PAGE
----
The entirety of the Fleischer/Famous Studios Superman Film Series. In the early 1940s, this series raised the bar for theatrical shorts with its fluid animation and action-packed storylines. It remains a classic series thanks to its high production values and historical significance not only as the first comic-to-film adaptation, but also as an occasional vehicle for American propaganda during the war. posted by cthuljew at 10:59 PM PST - 21 comments
"The plays can reassure a soldier, she says, 'that I am not alone, that I am not going crazy, that I am joined by the ages of warriors and their loved ones who've gone before me, and who have done what most in society have no idea our warriors do.' "
The Philoctetes Project. (video available) posted by wittgenstein at 2:54 PM PST - 6 comments
When I heard NPR's remembrance of Tom Gish yesterday, I figured someone would beat me to posting about him here on the Blue for sure, but apparently not. Gish, who died last week at 82, was the editor and publisher of The Mountain Eagle, a rural Kentucky newspaper. While still covering typical small-town happenings over the last 50+ years, he and his wife Pat (and eventually their kids) brought to light myriad injustices, from political corruption to poverty, safety violations in local mines to illiteracy. I found this appreciation, with bottom line proof of the Gish's popularity and influence, despite the death threats, firebombing, boycotts, and other hardships they endured:
"The population of Letcher is less than half what it was when they moved up here," said Ben Gish, editor of The Mountain Eagle and the couple's son. "But circulation has more than tripled." posted by yiftach at 2:45 PM PST - 6 comments
The Auteurs is a new web site (in beta) for film lovers--and, for those film lovers, Criterion has relaunched their site. Now with the ability to watch (some of) their films online for $5 (good for a week's worth of watching one title). The viewing cost is also applicable to the cost of buying the same title on DVD. posted by Manhasset at 8:58 AM PST - 22 comments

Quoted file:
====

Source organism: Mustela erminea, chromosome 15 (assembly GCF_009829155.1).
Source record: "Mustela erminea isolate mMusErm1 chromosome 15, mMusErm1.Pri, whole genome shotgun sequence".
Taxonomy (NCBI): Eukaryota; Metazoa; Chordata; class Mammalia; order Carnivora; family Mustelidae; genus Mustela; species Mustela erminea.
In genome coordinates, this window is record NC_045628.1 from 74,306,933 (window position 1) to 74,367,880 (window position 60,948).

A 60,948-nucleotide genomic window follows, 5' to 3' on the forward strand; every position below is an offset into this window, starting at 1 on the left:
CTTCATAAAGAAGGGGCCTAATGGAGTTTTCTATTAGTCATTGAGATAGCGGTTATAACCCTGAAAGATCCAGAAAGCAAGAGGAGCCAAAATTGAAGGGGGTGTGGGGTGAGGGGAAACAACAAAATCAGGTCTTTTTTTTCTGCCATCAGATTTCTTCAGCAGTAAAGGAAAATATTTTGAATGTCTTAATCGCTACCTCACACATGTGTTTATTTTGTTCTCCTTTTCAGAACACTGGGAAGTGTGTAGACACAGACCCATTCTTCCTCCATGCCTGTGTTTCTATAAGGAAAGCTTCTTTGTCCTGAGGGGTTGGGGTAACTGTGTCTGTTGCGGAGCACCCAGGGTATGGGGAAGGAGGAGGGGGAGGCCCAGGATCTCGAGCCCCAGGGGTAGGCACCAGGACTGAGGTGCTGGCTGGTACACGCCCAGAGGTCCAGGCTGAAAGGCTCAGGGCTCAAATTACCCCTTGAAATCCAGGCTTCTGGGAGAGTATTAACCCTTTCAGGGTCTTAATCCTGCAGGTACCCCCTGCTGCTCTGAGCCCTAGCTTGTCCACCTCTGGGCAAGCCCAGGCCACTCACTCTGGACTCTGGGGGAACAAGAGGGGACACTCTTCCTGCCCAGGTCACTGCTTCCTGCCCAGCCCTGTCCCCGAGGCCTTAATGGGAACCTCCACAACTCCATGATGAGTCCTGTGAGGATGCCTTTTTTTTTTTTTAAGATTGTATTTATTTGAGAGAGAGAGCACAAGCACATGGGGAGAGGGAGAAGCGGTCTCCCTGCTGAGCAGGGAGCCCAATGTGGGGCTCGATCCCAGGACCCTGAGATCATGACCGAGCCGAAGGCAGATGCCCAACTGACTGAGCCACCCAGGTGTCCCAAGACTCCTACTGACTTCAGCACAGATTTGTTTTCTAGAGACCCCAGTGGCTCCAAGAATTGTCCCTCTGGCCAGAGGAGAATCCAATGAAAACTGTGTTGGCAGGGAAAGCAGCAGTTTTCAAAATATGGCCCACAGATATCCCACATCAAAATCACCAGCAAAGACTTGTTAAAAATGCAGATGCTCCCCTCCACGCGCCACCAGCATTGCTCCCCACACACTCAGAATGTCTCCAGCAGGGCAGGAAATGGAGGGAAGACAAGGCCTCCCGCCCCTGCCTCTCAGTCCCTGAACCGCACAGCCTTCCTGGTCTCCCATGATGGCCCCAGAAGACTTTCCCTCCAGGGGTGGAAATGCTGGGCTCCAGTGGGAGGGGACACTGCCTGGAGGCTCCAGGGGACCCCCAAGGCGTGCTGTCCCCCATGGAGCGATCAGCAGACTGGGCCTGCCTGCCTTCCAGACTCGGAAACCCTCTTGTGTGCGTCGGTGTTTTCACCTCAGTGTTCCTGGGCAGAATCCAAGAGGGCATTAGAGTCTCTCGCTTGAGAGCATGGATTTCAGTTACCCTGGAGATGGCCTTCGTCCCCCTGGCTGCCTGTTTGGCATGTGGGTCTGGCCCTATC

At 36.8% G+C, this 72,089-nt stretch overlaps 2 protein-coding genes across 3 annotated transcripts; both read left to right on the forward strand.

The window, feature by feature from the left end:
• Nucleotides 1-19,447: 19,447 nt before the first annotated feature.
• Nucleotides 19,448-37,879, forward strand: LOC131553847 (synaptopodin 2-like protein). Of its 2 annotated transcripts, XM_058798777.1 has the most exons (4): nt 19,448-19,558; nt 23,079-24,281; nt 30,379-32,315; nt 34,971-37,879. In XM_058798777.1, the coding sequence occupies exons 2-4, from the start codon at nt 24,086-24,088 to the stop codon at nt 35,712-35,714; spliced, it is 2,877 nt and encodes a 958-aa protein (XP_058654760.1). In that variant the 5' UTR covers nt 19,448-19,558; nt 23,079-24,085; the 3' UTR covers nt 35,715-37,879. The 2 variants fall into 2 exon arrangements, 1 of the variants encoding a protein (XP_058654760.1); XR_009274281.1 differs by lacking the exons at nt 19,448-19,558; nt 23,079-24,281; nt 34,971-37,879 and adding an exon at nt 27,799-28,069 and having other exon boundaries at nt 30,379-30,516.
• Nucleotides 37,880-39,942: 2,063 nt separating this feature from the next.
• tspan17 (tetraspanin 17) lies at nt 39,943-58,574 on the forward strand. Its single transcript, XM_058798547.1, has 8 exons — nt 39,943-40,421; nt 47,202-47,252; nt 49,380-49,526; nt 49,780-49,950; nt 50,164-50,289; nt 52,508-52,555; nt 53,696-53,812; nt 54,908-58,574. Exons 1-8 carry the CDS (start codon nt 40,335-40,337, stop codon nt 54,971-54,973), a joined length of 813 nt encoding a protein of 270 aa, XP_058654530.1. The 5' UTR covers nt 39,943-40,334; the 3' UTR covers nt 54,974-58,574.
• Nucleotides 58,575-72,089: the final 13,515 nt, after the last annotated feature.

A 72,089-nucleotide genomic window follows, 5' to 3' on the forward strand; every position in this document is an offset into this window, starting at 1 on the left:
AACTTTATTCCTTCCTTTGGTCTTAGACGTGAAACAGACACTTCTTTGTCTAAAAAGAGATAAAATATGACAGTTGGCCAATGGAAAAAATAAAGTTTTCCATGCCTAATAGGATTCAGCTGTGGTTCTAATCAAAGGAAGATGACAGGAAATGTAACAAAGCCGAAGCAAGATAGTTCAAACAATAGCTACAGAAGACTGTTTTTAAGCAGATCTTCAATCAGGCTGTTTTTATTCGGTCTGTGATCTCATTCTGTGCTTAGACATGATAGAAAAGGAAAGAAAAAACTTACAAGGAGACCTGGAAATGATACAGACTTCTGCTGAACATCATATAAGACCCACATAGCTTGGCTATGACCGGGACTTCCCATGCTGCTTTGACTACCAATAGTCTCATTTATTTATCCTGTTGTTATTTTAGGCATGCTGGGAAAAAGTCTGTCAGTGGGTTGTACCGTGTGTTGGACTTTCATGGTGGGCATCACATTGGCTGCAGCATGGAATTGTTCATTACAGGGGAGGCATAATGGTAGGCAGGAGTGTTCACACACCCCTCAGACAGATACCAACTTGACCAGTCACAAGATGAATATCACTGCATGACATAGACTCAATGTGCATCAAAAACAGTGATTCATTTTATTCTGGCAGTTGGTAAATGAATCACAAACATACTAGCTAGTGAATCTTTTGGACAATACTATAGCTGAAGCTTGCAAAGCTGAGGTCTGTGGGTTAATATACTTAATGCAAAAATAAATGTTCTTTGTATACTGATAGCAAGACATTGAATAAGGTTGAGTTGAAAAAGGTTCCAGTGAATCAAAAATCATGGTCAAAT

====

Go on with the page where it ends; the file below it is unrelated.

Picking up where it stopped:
Alone Together. In American lore, the small town is the archetypal community, a state of grace from which city dwellers have fallen.
Yet the picture of cities—and New York in particular—that has been emerging from the work of social scientists is that the people living in them are actually less lonely. Rather than driving people apart, large population centers pull them together, and as a rule tend to possess greater community virtues than smaller ones. posted by plexi at 7:19 AM PST - 92 comments
"There's something very shabby about a noble grave... Political power and the power of wealth result in splendid graves. Really impressive graves, you know. Such creatures never had any imagination while they lived, and quite naturally their graves don't leave any room for imagination either. But noble people live only on the imaginations of themselves and others, and so they leave graves like this one which inevitably stir one's imagination. And this I find even more wretched. Such people, you see, are obliged even after they are dead to continue begging people to use their power of imagination." - Yukio Mishima via Kashiwagi in The Temple of the Golden Pavilion. On this, the anniversary of Mishima's transformation into a headless god, a collection of video links. [more inside] posted by eccnineten at 6:59 AM PST - 11 comments
we've covered corporate villains, scoundrels, criminals and miscreants. We've reported on some really bad stuff - from Exxon's Valdez spill to Union Carbide and Dow's effort to avoid responsibility for the Bhopal disaster; from oil companies coddling dictators (including Chevron and CNPC, both profiled this year) to a bank (Riggs) providing financial services for Chilean dictator Augusto Pinochet; from oil and auto companies threatening the future of the planet by blocking efforts to address climate change to duplicitous tobacco companies marketing cigarettes around the world by associating their product with images of freedom, sports, youthful energy and good health.
But we've never had a year like 2008.